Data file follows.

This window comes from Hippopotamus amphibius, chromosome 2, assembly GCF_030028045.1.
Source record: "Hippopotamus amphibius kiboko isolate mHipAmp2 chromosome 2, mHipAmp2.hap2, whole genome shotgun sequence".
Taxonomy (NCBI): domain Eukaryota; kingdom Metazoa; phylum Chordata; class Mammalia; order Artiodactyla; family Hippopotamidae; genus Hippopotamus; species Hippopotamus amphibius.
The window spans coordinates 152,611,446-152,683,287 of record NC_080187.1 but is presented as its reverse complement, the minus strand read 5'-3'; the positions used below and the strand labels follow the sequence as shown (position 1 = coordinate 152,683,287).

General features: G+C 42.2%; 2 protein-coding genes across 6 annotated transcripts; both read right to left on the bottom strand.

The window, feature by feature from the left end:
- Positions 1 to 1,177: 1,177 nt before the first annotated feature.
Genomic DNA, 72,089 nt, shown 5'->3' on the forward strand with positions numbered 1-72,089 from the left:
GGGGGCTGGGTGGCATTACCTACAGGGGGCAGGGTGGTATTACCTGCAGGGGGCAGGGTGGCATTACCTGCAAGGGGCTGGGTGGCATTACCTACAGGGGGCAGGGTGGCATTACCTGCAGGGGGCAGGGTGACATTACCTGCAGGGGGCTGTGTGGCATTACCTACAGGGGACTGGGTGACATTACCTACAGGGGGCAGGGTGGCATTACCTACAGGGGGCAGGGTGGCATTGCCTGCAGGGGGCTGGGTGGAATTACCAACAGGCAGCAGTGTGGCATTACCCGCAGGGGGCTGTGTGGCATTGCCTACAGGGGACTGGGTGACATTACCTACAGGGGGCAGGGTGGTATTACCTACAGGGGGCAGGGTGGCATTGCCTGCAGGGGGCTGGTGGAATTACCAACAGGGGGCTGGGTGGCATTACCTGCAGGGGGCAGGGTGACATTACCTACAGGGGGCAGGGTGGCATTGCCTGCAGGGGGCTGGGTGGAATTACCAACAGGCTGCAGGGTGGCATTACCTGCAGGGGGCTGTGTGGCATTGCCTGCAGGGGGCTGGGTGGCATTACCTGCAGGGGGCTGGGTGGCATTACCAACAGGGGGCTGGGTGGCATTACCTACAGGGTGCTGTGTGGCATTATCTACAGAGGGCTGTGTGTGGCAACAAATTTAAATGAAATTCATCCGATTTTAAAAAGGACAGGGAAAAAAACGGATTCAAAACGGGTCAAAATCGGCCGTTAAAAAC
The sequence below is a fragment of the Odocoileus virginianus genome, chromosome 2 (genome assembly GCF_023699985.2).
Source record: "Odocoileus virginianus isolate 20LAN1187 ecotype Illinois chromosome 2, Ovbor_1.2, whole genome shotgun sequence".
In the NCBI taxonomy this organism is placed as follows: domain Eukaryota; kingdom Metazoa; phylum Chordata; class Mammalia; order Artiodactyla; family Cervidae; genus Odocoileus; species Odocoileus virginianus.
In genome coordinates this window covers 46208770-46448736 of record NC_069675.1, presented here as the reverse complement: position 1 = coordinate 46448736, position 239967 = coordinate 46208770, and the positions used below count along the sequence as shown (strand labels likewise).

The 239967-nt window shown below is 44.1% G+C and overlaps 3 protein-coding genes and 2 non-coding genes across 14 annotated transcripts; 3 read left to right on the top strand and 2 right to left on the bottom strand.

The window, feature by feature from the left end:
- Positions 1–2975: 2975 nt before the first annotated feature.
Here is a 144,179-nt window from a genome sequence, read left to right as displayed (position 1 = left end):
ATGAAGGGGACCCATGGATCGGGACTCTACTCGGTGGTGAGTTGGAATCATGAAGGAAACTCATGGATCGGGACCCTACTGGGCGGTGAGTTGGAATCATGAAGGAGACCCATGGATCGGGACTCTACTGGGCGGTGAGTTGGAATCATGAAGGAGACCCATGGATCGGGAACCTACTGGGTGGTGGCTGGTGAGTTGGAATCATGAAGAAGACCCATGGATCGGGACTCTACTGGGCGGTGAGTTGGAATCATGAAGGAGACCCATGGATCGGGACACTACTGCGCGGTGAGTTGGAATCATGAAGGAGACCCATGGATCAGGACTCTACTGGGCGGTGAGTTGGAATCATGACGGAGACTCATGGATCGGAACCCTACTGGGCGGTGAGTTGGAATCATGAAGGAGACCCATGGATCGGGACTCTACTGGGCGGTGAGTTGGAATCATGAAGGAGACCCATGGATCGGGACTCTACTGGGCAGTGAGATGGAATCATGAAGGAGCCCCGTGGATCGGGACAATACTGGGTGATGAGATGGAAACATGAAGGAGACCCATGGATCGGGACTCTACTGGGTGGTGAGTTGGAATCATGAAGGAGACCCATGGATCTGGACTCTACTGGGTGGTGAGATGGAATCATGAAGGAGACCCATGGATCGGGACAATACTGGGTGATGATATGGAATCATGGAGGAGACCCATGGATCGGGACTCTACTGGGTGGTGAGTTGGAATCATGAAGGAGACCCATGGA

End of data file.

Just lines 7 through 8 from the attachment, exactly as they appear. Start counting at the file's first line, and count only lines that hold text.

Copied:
- Positions 1 to 1,177: 1,177 nt before the first annotated feature.
Genomic DNA, 72,089 nt, shown 5'->3' on the forward strand with positions numbered 1-72,089 from the left: